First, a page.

Faculty Spotlight “When people say I change their lives, what I do is I try to create questions. If they choose to answer them, they in fact would change their lives, not me. A great question takes you to a place you wouldn’t have gone had the question not been asked.” PROFESSOR ALEC HORNIMAN Killgallon Ohio Art Professor of Business Administration

Alec Horniman

Change Agent

by Jacquelyn Lazo


LEC HORNIMAN never intended to be a professor. Three days after graduating from Middlebury College, he was put on active duty as a second lieutenant in the U.S. Army. He served for four years before leaving for the University of California, Los Angeles (UCLA), Anderson School of Management. While earning his MBA, Horniman was recruited by North American Aviation to work in the company’s space division. The experience taught him how vital behavioral psychology is to business. “When I was at North American, the biggest problems we had were not money or technology, they were people and relationships. I thought, ‘This has to be one of the most important subject matters to cover.’ That’s what got me interested in — if not committed to — this area,” said Horniman, who is the Killgallon Ohio Art Professor of Business Administration at Darden and a senior fellow of the Olsson Center for Applied Ethics. Horniman’s teaching career began by chance at San Fernando Valley State College (now California State Northridge). One day, someone he knew at the college asked him to substitute for a professor who had not shown up. That evening, Horniman taught his first class on operations analysis. A friend then convinced Horniman to apply to Harvard Business School, where he wrote his dissertation for Secretary of Defense Robert McNamara. In 1967, Darden’s then-dean, Charles C. Abbott, hired Horniman as an assistant professor of business administration. Horniman accepted the position but intended to return to North American Aviation after three years. That was 45 years ago.



Horniman begins many classroom sessions with three questions: 1. What’s the most significant change you’ve made in the past year? 2. What change must you make in the coming year if you’re going to continue to develop the potential you represent today? 3. What about you must change and what about you must remain rock solid?

Let the Magic Begin At 2:50 p.m. on a Thursday in early autumn, Darden Classroom 190 is buzzing with student chatter. As the Second Years take their seats for “Leading Strategic Change,” one of the leadership and organizational behavior courses Horniman teaches, he paces the semicircle at the front of the room. The noise dissipates as he makes eye contact with students. He addresses them by name and engages them in light banter. Hearty laughter follows one exchange, and then the room goes quiet. The students are anxious for the show to begin. “Every week I’d come to class waiting for the curtain to draw and the magic to ensue,” reminisced Lilia Fusa (MBA ’12), a former student of Horniman’s. “Every day was an ‘aha!’ moment day. … I always found myself happily engaged in exciting conversations and debates with my classmates long into Cold Call and beyond.” Fusa nominated Horniman for the 2012 Morton Leadership Faculty Award, an honor he received in fall 2012. More Than Common Sense There is a distinct art to the way Horniman conducts his classes. He describes what he teaches as “common sense with some different labels,” yet his ability to “synthesize disparate ideas into a common sense framework” endears him to students like Fusa. Horniman’s success also lies in his approach: He is candid, curious and exceptionally mindful of how he crafts his questions. “I begin most of my sessions by asking three personal questions,” he explained. “What’s the most significant change you’ve made in the past year? What change must you make in the coming year if you’re going to continue to develop the potential you represent today? What about you must change and what about you must remain rock solid?” These questions, among others, have caused students to call him “a key differentiator for Darden,” “a master in the area of leadership” and “a change agent to everyone in The Executive Program: Strategic Leadership at the Top,” which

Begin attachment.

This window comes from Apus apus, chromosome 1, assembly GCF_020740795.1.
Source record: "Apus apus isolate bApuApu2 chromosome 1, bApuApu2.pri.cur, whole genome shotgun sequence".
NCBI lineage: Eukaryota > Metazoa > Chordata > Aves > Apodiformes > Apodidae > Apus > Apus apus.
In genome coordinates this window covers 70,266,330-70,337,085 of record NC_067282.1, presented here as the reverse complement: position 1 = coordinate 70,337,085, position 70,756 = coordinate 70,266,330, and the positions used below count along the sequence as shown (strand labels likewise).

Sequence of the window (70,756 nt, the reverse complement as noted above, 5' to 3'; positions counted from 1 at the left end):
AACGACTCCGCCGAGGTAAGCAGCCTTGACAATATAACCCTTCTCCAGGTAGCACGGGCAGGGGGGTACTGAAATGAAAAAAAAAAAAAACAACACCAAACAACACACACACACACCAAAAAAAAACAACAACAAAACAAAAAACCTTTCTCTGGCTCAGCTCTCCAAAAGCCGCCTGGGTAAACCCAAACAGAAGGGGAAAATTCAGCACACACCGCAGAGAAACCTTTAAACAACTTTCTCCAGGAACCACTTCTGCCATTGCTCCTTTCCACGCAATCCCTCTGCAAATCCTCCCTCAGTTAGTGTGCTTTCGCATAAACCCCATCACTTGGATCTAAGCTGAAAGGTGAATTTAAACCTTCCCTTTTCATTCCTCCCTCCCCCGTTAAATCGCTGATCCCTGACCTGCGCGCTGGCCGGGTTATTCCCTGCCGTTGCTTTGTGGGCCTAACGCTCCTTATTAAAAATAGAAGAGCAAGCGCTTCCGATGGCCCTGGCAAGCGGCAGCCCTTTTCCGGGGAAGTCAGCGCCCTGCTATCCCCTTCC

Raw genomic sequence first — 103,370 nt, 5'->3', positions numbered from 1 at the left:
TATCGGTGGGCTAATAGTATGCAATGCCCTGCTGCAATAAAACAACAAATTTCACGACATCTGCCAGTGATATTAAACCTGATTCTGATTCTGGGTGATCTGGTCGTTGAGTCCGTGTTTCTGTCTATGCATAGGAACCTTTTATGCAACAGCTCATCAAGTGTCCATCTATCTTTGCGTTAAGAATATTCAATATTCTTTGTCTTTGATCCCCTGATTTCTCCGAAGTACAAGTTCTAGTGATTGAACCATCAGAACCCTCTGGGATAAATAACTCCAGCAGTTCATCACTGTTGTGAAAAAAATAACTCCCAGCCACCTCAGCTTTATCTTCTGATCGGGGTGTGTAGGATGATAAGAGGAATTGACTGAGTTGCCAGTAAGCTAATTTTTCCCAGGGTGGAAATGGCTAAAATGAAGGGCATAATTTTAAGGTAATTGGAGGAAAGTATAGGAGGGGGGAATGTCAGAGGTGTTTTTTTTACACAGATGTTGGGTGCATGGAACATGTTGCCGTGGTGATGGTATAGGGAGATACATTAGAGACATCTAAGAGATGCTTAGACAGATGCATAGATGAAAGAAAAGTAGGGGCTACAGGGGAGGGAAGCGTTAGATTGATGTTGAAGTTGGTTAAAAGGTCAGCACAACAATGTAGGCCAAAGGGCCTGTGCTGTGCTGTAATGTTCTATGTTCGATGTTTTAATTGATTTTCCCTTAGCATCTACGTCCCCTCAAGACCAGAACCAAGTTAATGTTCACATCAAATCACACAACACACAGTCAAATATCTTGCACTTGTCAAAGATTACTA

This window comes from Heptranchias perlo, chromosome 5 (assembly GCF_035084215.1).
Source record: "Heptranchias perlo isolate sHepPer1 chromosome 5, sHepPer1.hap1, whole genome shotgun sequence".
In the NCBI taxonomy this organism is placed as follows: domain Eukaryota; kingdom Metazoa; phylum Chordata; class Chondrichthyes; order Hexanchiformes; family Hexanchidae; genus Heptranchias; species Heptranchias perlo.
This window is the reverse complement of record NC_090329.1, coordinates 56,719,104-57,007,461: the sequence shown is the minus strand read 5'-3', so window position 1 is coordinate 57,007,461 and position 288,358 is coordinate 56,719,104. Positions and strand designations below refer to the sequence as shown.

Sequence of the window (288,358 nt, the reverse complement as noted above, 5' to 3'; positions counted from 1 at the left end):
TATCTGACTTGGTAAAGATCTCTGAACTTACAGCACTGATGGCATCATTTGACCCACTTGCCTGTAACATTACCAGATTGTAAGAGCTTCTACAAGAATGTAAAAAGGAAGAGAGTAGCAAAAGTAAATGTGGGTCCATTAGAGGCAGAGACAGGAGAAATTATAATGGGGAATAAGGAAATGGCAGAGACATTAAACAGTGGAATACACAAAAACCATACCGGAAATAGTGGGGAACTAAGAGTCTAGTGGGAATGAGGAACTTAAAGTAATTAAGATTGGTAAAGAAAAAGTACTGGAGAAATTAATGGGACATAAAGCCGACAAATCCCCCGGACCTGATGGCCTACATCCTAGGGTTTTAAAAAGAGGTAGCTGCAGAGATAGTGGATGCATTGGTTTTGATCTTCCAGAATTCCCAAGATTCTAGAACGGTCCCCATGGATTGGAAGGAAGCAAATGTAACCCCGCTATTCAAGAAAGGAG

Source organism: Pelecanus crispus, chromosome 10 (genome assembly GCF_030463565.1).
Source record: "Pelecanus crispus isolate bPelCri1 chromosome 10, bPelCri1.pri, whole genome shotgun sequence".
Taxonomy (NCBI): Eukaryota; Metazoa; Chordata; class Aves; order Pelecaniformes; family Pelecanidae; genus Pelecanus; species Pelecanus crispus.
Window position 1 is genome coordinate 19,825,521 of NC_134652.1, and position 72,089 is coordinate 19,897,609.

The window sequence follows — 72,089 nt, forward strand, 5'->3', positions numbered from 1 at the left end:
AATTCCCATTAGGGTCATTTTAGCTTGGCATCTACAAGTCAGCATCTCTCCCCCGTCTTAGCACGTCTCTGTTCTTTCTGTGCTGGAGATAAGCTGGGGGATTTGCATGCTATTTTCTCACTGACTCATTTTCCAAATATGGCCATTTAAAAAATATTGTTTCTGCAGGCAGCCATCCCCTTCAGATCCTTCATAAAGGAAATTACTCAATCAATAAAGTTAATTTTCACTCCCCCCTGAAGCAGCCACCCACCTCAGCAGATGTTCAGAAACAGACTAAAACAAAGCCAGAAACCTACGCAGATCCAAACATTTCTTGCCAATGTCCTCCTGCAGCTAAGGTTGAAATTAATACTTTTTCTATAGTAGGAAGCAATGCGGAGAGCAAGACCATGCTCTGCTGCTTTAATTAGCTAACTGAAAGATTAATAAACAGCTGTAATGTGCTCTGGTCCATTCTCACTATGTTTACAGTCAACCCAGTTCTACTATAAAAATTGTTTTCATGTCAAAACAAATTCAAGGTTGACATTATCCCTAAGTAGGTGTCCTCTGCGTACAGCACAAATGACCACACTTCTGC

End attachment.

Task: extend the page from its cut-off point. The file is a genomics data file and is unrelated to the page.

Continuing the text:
is Darden’s flagship, four-week advanced management residency for senior-level executives. “When people say I change their lives, what I do is I try to create questions. If they choose to answer them, they in fact would change their lives, not me,” said Horniman. “A great question takes you to a place you wouldn’t have gone had the question not been asked.”